Right now, I'm at the point where I'm sometimes up at night staring at the ceiling thinking about where I'm supposed to be next. I get random little mini-anxiety attacks in the middle of the day. What happens if I leave? What if I don't find a job for a year or more? What will possible future employers say about me leaving this job so soon after I've started? What will I do with all of that time especially since for the first time since being 5 years-old I have no frickin' idea what I would do? Plain and simple, would leaving result in me FUBAR-ing my career?

Because I make lists for darn near everything (do you think I can paid for that?), I made a pros and cons list about leaving my job.

Staying at Ye Olde Job until July/October



1. I will have a job and income until July or October

1. I will spend another year doing something that I am uninterested topically/not moving forward. I feel like I am wasting my time.

2. It looks good to have two years (or close to two years) on the job for the resume. Employers will not ask as many questions.

2. If Jim (my husband and not his real name) and I are thinking about trying to have kids at some point in the next couple of years, I want to be established in a new job before we do so.

Leaving in December if I DO NOT have a job of any kind



1. I will have full time to look for what I want to do. Possibly take courses, etc.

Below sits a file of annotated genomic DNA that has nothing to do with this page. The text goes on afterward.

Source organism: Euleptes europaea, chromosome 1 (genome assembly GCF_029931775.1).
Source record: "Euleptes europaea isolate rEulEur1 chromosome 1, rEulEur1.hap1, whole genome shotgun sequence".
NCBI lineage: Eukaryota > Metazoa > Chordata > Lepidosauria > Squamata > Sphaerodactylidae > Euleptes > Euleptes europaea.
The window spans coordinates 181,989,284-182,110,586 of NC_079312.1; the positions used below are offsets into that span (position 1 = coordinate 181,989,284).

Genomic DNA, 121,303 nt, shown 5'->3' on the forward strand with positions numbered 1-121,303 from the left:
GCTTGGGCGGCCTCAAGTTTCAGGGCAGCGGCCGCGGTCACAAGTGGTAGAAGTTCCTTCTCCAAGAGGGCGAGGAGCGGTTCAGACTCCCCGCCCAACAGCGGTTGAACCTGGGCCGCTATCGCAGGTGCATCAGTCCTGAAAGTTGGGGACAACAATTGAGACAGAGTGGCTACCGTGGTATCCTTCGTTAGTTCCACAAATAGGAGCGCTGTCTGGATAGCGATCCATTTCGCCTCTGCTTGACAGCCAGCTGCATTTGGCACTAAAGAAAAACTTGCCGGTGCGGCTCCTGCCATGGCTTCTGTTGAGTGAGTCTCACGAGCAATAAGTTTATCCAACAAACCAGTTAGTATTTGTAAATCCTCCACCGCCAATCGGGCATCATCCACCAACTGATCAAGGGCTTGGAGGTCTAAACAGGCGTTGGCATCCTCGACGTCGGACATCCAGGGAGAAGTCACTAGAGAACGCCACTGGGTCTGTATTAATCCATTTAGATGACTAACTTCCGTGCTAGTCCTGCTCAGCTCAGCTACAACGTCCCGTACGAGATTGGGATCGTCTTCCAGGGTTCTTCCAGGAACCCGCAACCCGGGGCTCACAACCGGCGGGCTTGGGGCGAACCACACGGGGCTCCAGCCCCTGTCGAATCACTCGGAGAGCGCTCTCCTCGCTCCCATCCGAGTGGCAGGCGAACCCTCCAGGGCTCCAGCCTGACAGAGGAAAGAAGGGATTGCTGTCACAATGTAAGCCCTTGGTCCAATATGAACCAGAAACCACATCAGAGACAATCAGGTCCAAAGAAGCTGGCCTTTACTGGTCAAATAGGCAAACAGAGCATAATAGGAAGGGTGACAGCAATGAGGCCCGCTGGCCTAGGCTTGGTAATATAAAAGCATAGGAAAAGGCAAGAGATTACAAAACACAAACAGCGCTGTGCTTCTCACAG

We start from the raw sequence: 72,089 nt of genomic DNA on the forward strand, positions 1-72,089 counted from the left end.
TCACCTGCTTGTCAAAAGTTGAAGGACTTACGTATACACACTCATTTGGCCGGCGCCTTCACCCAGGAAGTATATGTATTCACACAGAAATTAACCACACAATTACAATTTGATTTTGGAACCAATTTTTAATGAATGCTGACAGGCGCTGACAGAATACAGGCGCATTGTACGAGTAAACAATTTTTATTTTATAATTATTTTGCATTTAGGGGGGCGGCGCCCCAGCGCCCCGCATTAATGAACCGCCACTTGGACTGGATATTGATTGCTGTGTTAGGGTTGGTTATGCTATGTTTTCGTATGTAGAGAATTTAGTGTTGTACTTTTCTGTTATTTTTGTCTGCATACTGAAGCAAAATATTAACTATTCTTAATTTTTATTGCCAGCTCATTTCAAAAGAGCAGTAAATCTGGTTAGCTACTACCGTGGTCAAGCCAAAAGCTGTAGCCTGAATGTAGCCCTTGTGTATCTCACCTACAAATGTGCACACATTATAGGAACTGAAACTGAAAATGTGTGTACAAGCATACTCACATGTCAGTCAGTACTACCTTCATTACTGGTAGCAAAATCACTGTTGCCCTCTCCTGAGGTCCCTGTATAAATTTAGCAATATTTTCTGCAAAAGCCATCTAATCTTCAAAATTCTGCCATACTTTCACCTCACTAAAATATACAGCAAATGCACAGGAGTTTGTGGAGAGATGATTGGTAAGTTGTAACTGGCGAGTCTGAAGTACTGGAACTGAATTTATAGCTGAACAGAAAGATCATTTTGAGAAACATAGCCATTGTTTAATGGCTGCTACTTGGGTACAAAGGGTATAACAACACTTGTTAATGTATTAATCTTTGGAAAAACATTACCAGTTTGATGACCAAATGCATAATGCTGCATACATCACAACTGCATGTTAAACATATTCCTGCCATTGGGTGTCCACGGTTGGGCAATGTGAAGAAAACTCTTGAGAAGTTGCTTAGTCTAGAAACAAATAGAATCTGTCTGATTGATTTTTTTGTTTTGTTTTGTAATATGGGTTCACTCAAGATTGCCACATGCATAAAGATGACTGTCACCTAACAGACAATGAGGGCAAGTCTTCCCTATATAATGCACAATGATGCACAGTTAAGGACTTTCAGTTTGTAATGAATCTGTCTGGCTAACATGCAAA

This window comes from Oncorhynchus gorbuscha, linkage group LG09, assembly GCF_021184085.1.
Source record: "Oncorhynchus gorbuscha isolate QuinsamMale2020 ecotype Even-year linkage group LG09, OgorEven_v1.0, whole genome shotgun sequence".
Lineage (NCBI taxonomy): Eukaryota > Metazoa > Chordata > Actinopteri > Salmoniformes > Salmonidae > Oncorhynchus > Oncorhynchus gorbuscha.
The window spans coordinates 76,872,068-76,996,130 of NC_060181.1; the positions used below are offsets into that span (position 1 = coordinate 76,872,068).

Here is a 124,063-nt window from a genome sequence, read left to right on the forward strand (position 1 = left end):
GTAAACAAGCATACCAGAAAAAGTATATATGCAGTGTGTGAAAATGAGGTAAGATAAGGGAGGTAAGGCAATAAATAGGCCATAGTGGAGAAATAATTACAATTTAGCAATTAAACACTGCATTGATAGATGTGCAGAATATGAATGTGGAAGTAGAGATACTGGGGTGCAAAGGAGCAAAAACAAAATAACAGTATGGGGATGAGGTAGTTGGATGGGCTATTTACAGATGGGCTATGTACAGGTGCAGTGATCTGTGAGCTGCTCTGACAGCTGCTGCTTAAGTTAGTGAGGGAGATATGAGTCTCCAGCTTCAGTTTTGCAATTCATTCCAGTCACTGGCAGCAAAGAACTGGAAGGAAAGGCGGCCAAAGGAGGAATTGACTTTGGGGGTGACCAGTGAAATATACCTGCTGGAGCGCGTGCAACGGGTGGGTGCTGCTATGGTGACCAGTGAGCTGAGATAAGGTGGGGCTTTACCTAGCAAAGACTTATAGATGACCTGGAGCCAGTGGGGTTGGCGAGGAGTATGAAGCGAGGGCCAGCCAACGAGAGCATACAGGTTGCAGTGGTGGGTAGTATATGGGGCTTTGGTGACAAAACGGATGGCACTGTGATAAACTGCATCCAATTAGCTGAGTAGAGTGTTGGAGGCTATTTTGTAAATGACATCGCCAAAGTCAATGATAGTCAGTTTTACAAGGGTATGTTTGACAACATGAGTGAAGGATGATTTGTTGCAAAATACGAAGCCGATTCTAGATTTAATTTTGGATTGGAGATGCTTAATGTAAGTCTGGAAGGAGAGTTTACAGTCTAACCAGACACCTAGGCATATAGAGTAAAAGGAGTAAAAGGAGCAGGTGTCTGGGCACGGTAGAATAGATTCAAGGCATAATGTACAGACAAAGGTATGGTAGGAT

1. We will have considerably less income or savings coming in

2. I will not have to live somewhere else/travel for a half year

2. With this economy no idea how long it will take me to get another job

3. I will not have to deal with Boss Lady and this stupid department

3. Depending on how long it takes to find a job, I will need to explain to prospective employers about only being at my job for 14 months.

By leaving now, I avoid the the weekly travel for six months out of the year that is an integral part of my job and that wrings the life out of me. Work travel doesn't have to be all that bad. I know lots of people do it. Here's why it sucks for me:
1. I can't move around on my own - I live in a city with public transport and travel each week to a suburban place. The only real way I have to get around is with my coworkers in our car. That means I eat where they eat, and I go where they go.

2. We're not exactly going to the most interesting of place each week. I go to the same place. There's not much there to do. Sorry to say it, but it's the truth.

3. I miss my friends, my husband and my home. That's pretty damn important.

In the end this decision boils down to time and money. Am I willing to sacrifice the time that I will spend working at a job that is not pushing me in the right direction for the security of income and piling up time on my resume? In some ways, I feel like time is something that I will never get back.